“The awakening of the Islamic Egyptian people is an Islamic liberation movement, and I, in the name of the Iranian government, salute the Egyptian people and the Tunisian people,” Ayatollah Ali Khamenei, Iran’s supreme leader, said at Friday prayers in Tehran, which were broadcast on television, Reuters reported.
On a larger scale than on previous days, thousands of people in Tahrir Square sank to their knees at noon as loudspeakers amplified the sound of prayers filling the air. But those in the square reflected a cross-section of society, not just members of the Muslim Brotherhood.
The minute the prayers were over, the square erupted in slogans of defiance, urging Mr. Mubarak to go.
Many said their determination was blending with a fear that if they lost, the protesters and their organizers would bear the brunt of a withering crackdown.
“If we can’t bring this to an end, we’re going to all be in the slammer by June,” said Murad Mohsen, a doctor treating the wounded at a makeshift clinic near barricades, where thousands fought off droves of government supporters with rocks and firebombs.
On Friday, Mohamed ElBaradei, who has been authorized by the protesters to negotiate with the authorities, said that, despite the authorities’ offers of negotiation, no one from government had contacted him or any other opposition leader.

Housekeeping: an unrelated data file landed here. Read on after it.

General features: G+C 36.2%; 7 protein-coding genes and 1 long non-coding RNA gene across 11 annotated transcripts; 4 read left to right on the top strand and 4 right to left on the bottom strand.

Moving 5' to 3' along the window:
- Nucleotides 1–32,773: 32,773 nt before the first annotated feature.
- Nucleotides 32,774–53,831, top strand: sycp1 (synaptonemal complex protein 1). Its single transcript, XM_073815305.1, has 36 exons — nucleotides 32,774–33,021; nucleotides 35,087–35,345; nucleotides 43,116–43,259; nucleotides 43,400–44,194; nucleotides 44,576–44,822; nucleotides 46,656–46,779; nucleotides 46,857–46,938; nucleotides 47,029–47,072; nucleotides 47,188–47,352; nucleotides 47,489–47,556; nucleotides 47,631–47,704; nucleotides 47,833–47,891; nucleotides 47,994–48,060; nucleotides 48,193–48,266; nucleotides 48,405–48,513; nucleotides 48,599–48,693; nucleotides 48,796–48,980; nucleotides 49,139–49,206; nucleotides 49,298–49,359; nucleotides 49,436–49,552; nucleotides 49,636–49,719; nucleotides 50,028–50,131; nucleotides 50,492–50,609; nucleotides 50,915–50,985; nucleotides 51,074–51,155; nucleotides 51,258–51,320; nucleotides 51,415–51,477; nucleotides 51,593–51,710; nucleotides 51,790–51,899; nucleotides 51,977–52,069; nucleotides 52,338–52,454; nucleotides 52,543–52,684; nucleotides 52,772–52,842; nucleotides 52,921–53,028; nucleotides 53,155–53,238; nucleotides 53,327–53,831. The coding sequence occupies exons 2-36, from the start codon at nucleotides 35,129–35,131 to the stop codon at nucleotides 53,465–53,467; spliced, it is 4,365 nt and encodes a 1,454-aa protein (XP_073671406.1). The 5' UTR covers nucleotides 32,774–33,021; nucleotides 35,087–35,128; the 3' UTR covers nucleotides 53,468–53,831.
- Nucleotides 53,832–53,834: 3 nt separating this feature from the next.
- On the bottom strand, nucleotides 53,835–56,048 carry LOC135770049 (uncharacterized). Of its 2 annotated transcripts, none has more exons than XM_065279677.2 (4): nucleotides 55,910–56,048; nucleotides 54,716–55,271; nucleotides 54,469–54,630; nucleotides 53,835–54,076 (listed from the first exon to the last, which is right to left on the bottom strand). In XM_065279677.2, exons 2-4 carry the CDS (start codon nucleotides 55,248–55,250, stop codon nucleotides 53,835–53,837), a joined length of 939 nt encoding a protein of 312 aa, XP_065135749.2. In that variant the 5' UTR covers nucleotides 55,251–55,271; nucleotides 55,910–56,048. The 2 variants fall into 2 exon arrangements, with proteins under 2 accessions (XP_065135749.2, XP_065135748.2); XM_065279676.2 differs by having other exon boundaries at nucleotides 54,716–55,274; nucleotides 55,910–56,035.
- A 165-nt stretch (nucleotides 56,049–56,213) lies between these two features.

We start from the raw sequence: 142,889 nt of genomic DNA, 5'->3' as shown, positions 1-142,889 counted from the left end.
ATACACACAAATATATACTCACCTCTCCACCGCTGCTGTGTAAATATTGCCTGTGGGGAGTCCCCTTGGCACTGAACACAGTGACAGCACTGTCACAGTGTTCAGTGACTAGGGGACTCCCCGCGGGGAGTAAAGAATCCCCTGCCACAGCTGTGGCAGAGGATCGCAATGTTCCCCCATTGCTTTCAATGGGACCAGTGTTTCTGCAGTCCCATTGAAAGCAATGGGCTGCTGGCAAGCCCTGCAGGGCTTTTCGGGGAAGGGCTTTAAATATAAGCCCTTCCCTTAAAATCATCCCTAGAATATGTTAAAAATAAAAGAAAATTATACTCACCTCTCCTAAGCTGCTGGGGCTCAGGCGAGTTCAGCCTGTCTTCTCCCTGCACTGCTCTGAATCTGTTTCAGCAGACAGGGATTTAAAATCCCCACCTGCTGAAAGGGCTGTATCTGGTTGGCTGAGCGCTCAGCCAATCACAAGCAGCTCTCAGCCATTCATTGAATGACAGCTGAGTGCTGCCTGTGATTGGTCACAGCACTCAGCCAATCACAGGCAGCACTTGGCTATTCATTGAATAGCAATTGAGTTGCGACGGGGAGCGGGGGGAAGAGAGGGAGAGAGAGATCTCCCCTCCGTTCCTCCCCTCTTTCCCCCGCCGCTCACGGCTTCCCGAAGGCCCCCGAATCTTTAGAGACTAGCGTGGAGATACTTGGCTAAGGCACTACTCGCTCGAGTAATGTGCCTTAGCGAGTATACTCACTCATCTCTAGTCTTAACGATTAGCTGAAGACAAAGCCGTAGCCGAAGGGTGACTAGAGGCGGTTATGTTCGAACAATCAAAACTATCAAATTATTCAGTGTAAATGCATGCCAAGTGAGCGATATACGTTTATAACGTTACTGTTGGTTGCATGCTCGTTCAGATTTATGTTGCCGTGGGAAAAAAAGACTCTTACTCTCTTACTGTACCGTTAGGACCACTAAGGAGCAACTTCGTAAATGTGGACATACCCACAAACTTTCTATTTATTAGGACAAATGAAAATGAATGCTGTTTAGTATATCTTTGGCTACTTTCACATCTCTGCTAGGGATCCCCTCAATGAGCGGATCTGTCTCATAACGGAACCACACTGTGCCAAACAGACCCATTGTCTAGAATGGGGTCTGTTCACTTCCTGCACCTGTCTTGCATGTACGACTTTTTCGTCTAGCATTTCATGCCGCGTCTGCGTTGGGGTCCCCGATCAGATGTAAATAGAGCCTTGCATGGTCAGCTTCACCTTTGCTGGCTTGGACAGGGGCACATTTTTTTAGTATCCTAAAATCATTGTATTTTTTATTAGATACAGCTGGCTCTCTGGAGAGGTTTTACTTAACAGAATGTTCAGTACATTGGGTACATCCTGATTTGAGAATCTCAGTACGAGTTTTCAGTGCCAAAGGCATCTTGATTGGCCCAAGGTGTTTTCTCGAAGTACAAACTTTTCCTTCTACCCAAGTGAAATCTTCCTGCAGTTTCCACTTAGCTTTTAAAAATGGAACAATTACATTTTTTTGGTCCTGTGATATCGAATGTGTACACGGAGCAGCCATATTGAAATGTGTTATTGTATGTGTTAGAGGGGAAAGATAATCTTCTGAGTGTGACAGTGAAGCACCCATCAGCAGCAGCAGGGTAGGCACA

At a news conference at his home in Giza, close to the pyramids, Mr. ElBaradei said Mr. Mubarak’s adversaries had already begun drawing up a constitution and were seeking the creation of a council of two to five members — including a representative from the powerful military — to oversee reform over a one year period. It was the first public suggestion of a formal proposal for transition.
“The earlier he goes with dignity the better it will be for everybody,” Mr. ElBaradei said, referring to Mr. Mubarak.
He said the young people propelling the uprising were not interested in retribution. “The Egyptian people are not a bloodthirsty people,” he said. The conciliatory tone of his remarks contrasted with the demands of some protesters for Mr. Mubarak’s execution.
“We need to move the current dictatorship and all of its apparatus to a democracy,” he said.
Mr. ElBaradei, the former head of the International Atomic Energy Agency and a Nobel laureate, took issue sharply with remarks by Mr. Mubarak in an interview with ABC News on Thursday when he said that he was fed up with ruling but that his precipitate departure would cause chaos.
“We as a people are fed up as well, it is not only him,” Mr. ElBaradei said. “The idea that there would be chaos is symptomatic of a dictatorship. He thinks if he leaves power the whole country will fall apart.”